Embryo adoption register planned

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The Independent Online
COUPLES WHO find they have surplus fertilised eggs after undergoing fertility treatment can put them up for adoption under a controversial new scheme.

The embryo adoption programme reduces the cost for couples who cannot afford their own fertility treatment and offers hope for single or lesbian women who want to have a family. A register of fertilised eggs available for adoption contains physical characteristics of both parents such as hair colour, eye colour, height and weight as well as details of their academic achievements and interests.

The sharing of donor eggs means that brothers and sisters could be born on the same day to different parents.

The project is being pioneered in America, but specialists in Britain said a similar scheme could offer hope to childless couples here.

Dr Steven Lindheim, of the department of Obstetrics and Gynaecology, Center for Human Reproduction, Columbia University, New York, said the average cost of treatment was a quarter to a third of the cost for traditional fertility cycles.

In a pilot project, nearly one-third of the 174 patients going to the infertility clinic asked about the embryo adoption programme. Two-thirds were interested because of financial hardship. One-third were single women and one-sixth were lesbian couples.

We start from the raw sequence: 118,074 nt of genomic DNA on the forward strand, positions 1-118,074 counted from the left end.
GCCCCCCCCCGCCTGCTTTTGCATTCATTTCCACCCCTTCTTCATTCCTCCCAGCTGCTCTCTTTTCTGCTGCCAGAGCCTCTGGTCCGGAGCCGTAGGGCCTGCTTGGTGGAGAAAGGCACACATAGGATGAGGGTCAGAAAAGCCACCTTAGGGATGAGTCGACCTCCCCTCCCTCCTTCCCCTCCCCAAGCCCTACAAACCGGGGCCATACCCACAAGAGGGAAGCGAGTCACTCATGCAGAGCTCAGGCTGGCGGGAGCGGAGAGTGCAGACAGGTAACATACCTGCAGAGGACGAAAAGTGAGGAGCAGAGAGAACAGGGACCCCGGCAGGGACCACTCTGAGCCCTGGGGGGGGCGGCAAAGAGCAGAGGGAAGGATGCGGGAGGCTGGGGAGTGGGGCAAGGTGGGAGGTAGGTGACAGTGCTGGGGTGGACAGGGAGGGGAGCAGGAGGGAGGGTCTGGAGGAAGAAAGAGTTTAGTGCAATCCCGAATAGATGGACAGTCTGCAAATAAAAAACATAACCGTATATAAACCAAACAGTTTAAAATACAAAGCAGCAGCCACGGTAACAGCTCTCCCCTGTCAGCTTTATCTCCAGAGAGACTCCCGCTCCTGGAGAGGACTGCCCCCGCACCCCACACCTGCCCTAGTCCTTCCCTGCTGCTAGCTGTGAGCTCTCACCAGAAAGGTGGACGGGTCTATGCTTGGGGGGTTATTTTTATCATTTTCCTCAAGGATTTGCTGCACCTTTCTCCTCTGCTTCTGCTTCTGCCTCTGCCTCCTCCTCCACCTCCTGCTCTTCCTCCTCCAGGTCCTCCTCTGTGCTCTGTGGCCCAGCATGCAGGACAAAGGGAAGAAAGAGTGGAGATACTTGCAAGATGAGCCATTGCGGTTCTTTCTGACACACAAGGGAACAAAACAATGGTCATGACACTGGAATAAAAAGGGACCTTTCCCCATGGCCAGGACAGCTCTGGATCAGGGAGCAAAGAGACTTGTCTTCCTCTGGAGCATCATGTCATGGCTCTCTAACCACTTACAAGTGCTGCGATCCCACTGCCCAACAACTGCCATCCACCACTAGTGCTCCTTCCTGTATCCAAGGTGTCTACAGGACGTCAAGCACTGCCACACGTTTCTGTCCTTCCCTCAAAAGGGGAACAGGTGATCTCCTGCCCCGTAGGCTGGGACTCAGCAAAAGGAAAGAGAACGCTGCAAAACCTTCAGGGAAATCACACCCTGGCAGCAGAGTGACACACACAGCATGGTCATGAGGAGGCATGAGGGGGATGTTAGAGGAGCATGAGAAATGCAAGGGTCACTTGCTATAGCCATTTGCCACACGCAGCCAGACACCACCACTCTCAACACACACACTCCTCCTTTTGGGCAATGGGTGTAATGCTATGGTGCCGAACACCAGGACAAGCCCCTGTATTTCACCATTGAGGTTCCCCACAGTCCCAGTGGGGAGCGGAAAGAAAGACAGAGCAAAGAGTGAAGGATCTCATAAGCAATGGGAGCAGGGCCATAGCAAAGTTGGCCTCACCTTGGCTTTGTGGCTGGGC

"Embryo adoption is a unique approach for alternative types of couples and a cost effective and efficacious means of achieving pregnancy," said Dr Lindheim.

A national registry of embryos would be extremely useful for clinics in Britain, fertility specialists in this country said yesterday.

Dr Robert Forman, medical director of the Centre for Reproductive Medicine in London, said: "It would be a very good system if more embryos were available.

"There are practical problems as 90 per cent of IVF carried out in this country is private and done in competing clinics," he said.

Barney Wyld, a spokesman for the Human Fertilisation and Embryology Authority, said: "There is nothing to stop a national registry for embryo adoption being set up in the United Kingdom."

At the moment, couples who find they have surplus embryos are given the choice of having them destroyed, used for research purposes or donating them to another couple.

"Couples would not be allowed to profit from putting their fertilised eggs up for adoption under current legislation," Mr Wyld said.

A register of donor eggs could provoke some controversy over the criteria used to select individual embryos; the physical characteristics of the biological parents could become an overriding factor.

The latest figures show that 110 women received donated embryos in the UK in 1997, which resulted in the birth of 22 babies. The donations are made piecemeal by private arrangements between individual clinics and couples and not through a national register.